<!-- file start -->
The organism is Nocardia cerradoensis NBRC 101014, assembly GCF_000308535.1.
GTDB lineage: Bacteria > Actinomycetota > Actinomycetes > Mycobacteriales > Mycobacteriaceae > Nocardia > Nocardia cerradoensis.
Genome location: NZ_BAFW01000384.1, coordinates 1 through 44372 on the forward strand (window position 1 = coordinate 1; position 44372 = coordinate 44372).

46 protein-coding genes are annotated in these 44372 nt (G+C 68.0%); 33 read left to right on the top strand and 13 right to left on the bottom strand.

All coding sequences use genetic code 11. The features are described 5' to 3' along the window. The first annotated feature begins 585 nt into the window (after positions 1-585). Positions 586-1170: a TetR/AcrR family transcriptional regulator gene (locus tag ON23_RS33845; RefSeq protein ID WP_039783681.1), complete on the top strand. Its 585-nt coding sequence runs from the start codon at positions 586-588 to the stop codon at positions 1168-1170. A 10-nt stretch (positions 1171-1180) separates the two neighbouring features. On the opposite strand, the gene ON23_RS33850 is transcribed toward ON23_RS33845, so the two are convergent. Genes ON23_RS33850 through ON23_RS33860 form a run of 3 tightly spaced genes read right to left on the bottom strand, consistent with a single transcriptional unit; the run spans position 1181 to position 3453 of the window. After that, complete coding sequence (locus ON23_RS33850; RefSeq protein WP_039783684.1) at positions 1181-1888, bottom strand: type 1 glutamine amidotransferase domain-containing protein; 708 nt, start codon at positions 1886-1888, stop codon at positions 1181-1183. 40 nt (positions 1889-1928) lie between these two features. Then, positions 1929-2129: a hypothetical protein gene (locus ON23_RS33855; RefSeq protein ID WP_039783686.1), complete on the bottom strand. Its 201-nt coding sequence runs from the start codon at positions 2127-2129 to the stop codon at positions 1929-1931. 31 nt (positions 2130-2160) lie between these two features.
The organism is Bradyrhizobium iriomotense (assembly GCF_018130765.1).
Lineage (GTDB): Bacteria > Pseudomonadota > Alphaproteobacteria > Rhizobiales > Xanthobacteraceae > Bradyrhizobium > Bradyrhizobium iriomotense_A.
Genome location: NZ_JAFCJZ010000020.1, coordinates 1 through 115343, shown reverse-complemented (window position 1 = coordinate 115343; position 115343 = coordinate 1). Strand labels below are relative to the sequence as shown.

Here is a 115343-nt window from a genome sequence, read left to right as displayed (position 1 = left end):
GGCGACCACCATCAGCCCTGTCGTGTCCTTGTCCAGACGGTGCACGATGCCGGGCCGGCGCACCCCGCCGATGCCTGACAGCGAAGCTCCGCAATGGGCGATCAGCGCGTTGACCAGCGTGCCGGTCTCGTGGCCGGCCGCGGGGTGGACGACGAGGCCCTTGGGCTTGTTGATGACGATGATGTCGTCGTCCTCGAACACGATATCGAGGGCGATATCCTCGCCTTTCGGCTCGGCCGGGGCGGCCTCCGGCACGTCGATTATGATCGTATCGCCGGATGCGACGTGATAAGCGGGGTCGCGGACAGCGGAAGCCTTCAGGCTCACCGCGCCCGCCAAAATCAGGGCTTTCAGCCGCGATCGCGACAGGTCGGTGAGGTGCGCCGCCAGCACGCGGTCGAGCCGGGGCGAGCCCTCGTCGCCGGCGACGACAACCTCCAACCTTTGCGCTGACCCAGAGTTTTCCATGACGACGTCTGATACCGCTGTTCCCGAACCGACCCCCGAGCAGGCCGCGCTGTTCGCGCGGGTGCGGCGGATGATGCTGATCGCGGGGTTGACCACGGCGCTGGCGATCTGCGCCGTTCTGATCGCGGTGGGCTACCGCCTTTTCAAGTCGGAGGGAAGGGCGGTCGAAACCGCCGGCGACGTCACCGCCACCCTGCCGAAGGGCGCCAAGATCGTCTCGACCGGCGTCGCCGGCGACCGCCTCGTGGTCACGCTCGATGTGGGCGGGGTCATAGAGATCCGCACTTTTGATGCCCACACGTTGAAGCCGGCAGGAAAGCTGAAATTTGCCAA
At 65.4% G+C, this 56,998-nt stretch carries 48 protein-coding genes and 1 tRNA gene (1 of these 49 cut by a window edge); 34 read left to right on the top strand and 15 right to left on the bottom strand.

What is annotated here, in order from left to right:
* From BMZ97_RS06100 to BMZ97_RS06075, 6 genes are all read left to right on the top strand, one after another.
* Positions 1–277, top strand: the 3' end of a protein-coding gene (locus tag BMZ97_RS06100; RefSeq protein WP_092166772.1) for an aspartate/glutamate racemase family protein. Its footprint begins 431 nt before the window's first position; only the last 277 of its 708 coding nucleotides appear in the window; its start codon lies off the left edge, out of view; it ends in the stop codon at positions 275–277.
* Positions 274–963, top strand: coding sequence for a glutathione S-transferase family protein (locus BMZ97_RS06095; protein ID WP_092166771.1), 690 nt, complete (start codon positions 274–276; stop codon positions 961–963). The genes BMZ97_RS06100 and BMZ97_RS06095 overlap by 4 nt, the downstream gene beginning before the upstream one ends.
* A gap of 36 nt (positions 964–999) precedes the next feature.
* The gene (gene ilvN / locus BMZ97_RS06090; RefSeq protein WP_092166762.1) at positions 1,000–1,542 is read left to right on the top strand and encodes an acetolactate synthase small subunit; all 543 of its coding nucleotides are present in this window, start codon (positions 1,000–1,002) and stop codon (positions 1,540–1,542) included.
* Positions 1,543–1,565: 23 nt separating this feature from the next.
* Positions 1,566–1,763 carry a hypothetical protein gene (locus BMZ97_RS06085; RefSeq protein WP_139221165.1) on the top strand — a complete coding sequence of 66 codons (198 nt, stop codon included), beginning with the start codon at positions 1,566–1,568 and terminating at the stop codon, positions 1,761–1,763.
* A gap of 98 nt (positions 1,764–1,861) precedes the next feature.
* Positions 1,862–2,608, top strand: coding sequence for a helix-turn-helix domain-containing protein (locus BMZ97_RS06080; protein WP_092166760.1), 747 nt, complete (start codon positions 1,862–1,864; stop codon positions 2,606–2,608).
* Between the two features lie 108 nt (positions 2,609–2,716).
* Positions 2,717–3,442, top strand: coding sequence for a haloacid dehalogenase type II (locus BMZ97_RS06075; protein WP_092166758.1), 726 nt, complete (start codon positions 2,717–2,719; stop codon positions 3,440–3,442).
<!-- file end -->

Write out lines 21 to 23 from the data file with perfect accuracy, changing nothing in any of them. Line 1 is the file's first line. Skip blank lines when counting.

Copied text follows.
* Positions 1,862–2,608, top strand: coding sequence for a helix-turn-helix domain-containing protein (locus BMZ97_RS06080; protein WP_092166760.1), 747 nt, complete (start codon positions 1,862–1,864; stop codon positions 2,606–2,608).
* Between the two features lie 108 nt (positions 2,609–2,716).
* Positions 2,717–3,442, top strand: coding sequence for a haloacid dehalogenase type II (locus BMZ97_RS06075; protein WP_092166758.1), 726 nt, complete (start codon positions 2,717–2,719; stop codon positions 3,440–3,442).